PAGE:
Advice for Returning to Work from Maternity Leave

Are you planning to head back to work after your maternity leave ends? If you’ve just had a baby, and time is standing still while you’re gazing into those beautiful little eyes, smitten with love (and fatigue), it can be rough to think about heading back to the office. Though I loved my job and knew I wanted to return, thinking about the transition was something I did my best to avoid.

I’m here to say, though, that some up-front planning – and finding strategies to get your head in a better place — really can make a difference in how well your transition back to work goes.

Twice, I was where you are – pregnant, on maternity leave and then back at work. And after kiddo #2, I admit I lost it. I was feeling remarkably overwhelmed, trying to take on the world, be a good parent and partner and succeed on zero sleep. Something had to get thrown out the window. (Namely, perfectionism.)

After a good deal of thought, research and joining communities of similarly-situated mothers, I’ve developed a framework for how to approach maternity leave and return that will leave you empowered rather than anxious. Confident rather than confused. And grateful rather than overwhelmed. In other words, pretty much the opposite of how I did it.

Here are the four steps you should take to put your maternity leave and return on a much more thoughtful, mindful and calm trajectory:

1. Create routines that get your head in the right place.

Starting while you’re pregnant (though it’s never too late to begin), explore what fills you up. Journal about it. Play around with a daily gratitude practice to see if you notice a difference in how you view your days. (For example, write down five things you’re grateful for each night, and sleep tends to come more easily.) Try meditating for three to five minutes at a time using an app like Insight Timer. Once you figure out what works for you, start a practice of micro-self care that you commit to doing EVERY DAY. Micro, I note, because really, after baby arrives, it’s hard to find more than a few minutes to yourself … but even those few minutes make a huge difference.

2. Learn the logistics.

Start thinking about what you’ll need to do each night to prepare yourself to get out the door to work in the morning. Pace your child care option exploration throughout your pregnancy. (I visited one daycare center per month, for example.) If you are breastfeeding or planning to, read up on pumping at work tips, and block off pumping time NOW on your work calendar. Talk to your partner about how you’ll juggle sick days, snow days and the inevitable unexpected event. Create a maternity leave plan at work, and be conscientious about knowledge transfer and leave your projects in good hands. Explore phased-in return and flexible work options for when you’re back.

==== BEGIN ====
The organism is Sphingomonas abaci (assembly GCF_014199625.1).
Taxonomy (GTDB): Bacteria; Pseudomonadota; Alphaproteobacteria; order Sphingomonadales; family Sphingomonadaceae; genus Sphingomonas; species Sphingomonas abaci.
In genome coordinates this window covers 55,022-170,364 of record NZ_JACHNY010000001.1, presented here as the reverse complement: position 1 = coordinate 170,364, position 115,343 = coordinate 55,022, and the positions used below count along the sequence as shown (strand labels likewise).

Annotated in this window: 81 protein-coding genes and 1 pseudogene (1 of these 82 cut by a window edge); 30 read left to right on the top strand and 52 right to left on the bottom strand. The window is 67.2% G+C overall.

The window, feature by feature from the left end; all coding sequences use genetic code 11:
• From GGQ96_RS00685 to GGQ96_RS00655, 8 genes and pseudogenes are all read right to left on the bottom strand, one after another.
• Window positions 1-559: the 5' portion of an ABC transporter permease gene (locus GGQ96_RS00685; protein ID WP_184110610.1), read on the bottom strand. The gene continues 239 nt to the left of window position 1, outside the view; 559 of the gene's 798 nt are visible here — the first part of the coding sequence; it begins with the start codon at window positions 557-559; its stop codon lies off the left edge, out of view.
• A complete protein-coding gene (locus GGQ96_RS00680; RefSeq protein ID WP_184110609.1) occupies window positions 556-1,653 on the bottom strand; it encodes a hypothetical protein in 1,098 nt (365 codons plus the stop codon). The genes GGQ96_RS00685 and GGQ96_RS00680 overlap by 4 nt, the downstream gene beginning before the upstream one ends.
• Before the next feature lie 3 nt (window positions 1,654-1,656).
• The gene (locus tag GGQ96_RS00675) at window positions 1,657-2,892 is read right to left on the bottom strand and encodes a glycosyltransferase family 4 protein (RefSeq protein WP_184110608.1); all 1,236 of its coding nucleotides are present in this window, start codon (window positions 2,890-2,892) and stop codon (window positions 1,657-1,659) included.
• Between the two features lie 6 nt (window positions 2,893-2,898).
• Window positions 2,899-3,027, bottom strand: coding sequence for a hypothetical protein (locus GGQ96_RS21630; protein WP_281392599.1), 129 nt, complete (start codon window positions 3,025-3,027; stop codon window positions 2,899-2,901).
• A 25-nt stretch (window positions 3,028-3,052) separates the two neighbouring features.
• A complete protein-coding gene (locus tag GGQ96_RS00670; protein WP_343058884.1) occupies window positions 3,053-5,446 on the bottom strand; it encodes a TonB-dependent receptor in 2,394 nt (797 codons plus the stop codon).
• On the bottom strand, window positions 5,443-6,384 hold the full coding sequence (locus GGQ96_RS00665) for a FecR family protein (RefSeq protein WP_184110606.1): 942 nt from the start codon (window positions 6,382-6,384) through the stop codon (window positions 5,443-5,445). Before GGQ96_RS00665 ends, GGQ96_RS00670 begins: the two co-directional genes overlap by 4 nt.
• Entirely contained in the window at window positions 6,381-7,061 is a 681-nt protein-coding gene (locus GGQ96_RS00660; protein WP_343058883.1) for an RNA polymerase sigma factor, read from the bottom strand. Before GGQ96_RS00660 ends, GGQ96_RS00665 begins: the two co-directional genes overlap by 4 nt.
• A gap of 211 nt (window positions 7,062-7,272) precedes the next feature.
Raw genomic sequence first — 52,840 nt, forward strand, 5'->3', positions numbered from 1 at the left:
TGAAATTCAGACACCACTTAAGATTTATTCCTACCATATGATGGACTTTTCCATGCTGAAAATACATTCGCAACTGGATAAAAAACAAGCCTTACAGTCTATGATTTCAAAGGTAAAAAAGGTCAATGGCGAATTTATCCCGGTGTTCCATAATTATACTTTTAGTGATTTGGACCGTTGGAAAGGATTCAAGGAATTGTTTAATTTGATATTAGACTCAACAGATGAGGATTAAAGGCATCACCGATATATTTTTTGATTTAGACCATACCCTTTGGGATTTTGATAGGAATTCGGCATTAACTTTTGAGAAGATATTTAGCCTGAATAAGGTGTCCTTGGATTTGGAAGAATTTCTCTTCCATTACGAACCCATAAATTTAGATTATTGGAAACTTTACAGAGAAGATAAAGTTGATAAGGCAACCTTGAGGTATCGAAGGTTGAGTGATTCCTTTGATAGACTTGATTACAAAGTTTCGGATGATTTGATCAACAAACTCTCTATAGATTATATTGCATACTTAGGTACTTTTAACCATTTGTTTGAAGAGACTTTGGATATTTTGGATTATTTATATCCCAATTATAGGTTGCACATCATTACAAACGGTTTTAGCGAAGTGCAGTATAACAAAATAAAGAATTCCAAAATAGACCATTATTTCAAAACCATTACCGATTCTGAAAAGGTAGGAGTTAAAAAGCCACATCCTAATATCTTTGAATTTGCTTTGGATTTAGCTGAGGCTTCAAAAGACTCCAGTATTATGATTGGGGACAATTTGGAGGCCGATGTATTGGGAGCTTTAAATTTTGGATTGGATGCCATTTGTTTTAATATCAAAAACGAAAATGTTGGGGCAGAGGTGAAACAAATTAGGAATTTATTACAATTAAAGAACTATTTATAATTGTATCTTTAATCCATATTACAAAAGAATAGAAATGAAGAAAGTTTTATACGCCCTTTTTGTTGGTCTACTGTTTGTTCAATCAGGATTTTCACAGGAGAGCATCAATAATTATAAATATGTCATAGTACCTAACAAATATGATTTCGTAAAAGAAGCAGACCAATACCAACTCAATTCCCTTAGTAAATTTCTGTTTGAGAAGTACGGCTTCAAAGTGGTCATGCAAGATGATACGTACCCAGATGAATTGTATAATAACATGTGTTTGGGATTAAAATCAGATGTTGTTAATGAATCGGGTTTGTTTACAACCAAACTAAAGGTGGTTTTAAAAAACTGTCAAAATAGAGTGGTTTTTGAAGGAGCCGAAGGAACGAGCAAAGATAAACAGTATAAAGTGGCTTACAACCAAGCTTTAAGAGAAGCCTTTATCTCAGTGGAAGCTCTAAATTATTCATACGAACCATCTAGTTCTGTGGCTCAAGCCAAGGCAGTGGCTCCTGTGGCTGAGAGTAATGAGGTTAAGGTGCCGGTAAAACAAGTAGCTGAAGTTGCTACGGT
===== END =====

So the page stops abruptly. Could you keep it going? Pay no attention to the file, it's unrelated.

3. Turn your leave into a leadership opportunity.

I know, you’re probably saying, “What?! Leadership? You can’t be serious!” But indeed, I am a firm believer that maternity leave can enhance, not limit, your leadership skills.

Think about how you can view your leave other than as a pause in your career. Can your maternity leave present an opportunity to grow your team and evolve your own role? Are there ways to take credit during annual review season for a well-planned leave and return? Are you gaining skills as a new parent (say, amazing problem-solving abilities, prioritizing, rolling with the punches) that are valuable in your workplace? Can you communicate these newfound superpowers to your colleagues and supervisors? You CAN still have a successful career and a powerful impact on the working world, mama, even if your leadership might look different from how you used to imagine it.

4. Find your people

Community matters. When I went back to work after leave, there was an unspoken rule that I wasn’t supposed to talk about how hard it was. Or that I was struggling. Or that I had changed and grown as a person and employee. There were plenty of other women in my office who had gone on maternity leave and returned, and yet I felt isolated. Then, one day after my second return to work, I sat down with a colleague who had just recently come back herself after maternity leave. We shut the door and found so much power in talking about our shared experiences. It was from that exchange that I was inspired to form a “Returning to Work Community” at my office that meets monthly for lunch and has a Google+ page for sharing experiences and advice. More than anything, it’s been connecting to other returning-to-work mamas that has made the difference in my life. So my advice is to reach out. To connect. To find other women in your community who can say “me too.”

Yes, parenthood comes with unknowns and overwhelm that can make going back to work after leave seem terrifying. But there are also ways to plan a thoughtful and mindful maternity leave and return. AND there are legions of new working mamas out there who are eager to support you through it.